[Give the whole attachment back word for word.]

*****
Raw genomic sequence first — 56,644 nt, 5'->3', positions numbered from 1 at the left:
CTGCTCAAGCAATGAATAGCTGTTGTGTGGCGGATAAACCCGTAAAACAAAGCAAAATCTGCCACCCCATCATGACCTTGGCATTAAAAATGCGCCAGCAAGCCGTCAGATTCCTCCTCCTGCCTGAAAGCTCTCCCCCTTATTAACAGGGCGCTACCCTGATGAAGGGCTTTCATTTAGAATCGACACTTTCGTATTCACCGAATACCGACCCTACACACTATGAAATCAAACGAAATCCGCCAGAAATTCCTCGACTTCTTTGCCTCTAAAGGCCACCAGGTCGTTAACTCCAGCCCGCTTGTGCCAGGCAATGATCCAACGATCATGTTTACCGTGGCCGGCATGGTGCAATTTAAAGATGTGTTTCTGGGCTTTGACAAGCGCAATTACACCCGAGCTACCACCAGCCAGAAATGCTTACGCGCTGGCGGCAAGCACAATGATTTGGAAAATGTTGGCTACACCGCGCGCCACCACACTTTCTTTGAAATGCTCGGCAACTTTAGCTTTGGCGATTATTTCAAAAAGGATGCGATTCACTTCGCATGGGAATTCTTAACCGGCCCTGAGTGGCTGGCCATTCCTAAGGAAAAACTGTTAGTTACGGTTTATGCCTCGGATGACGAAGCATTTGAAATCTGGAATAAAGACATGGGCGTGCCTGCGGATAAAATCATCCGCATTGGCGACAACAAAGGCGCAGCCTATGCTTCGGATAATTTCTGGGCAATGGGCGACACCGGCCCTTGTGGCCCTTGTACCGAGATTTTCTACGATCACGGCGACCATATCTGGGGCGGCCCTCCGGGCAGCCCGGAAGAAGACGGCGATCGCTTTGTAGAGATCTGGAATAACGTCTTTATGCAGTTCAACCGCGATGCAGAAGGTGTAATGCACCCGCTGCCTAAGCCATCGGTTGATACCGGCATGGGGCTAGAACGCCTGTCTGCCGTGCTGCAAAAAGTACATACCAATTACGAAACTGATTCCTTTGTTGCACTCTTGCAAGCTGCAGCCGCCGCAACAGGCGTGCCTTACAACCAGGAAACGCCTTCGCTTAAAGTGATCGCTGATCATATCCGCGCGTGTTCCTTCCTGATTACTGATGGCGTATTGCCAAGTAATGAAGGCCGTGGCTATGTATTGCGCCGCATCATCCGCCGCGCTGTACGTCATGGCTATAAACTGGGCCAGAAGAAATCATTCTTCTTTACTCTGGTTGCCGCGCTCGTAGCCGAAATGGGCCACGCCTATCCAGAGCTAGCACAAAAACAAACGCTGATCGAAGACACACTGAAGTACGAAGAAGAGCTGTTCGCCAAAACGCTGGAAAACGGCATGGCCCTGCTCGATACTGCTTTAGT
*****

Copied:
Raw genomic sequence first — 56,644 nt, 5'->3', positions numbered from 1 at the left:
CTGCTCAAGCAATGAATAGCTGTTGTGTGGCGGATAAACCCGTAAAACAAAGCAAAATCTGCCACCCCATCATGACCTTGGCATTAAAAATGCGCCAGCAAGCCGTCAGATTCCTCCTCCTGCCTGAAAGCTCTCCCCCTTATTAACAGGGCGCTACCCTGATGAAGGGCTTTCATTTAGAATCGACACTTTCGTATTCACCGAATACCGACCCTACACACTATGAAATCAAACGAAATCCGCCAGAAATTCCTCGACTTCTTTGCCTCTAAAGGCCACCAGGTCGTTAACTCCAGCCCGCTTGTGCCAGGCAATGATCCAACGATCATGTTTACCGTGGCCGGCATGGTGCAATTTAAAGATGTGTTTCTGGGCTTTGACAAGCGCAATTACACCCGAGCTACCACCAGCCAGAAATGCTTACGCGCTGGCGGCAAGCACAATGATTTGGAAAATGTTGGCTACACCGCGCGCCACCACACTTTCTTTGAAATGCTCGGCAACTTTAGCTTTGGCGATTATTTCAAAAAGGATGCGATTCACTTCGCATGGGAATTCTTAACCGGCCCTGAGTGGCTGGCCATTCCTAAGGAAAAACTGTTAGTTACGGTTTATGCCTCGGATGACGAAGCATTTGAAATCTGGAATAAAGACATGGGCGTGCCTGCGGATAAAATCATCCGCATTGGCGACAACAAAGGCGCAGCCTATGCTTCGGATAATTTCTGGGCAATGGGCGACACCGGCCCTTGTGGCCCTTGTACCGAGATTTTCTACGATCACGGCGACCATATCTGGGGCGGCCCTCCGGGCAGCCCGGAAGAAGACGGCGATCGCTTTGTAGAGATCTGGAATAACGTCTTTATGCAGTTCAACCGCGATGCAGAAGGTGTAATGCACCCGCTGCCTAAGCCATCGGTTGATACCGGCATGGGGCTAGAACGCCTGTCTGCCGTGCTGCAAAAAGTACATACCAATTACGAAACTGATTCCTTTGTTGCACTCTTGCAAGCTGCAGCCGCCGCAACAGGCGTGCCTTACAACCAGGAAACGCCTTCGCTTAAAGTGATCGCTGATCATATCCGCGCGTGTTCCTTCCTGATTACTGATGGCGTATTGCCAAGTAATGAAGGCCGTGGCTATGTATTGCGCCGCATCATCCGCCGCGCTGTACGTCATGGCTATAAACTGGGCCAGAAGAAATCATTCTTCTTTACTCTGGTTGCCGCGCTCGTAGCCGAAATGGGCCACGCCTATCCAGAGCTAGCACAAAAACAAACGCTGATCGAAGACACACTGAAGTACGAAGAAGAGCTGTTCGCCAAAACGCTGGAAAACGGCATGGCCCTGCTCGATACTGCTTTAGT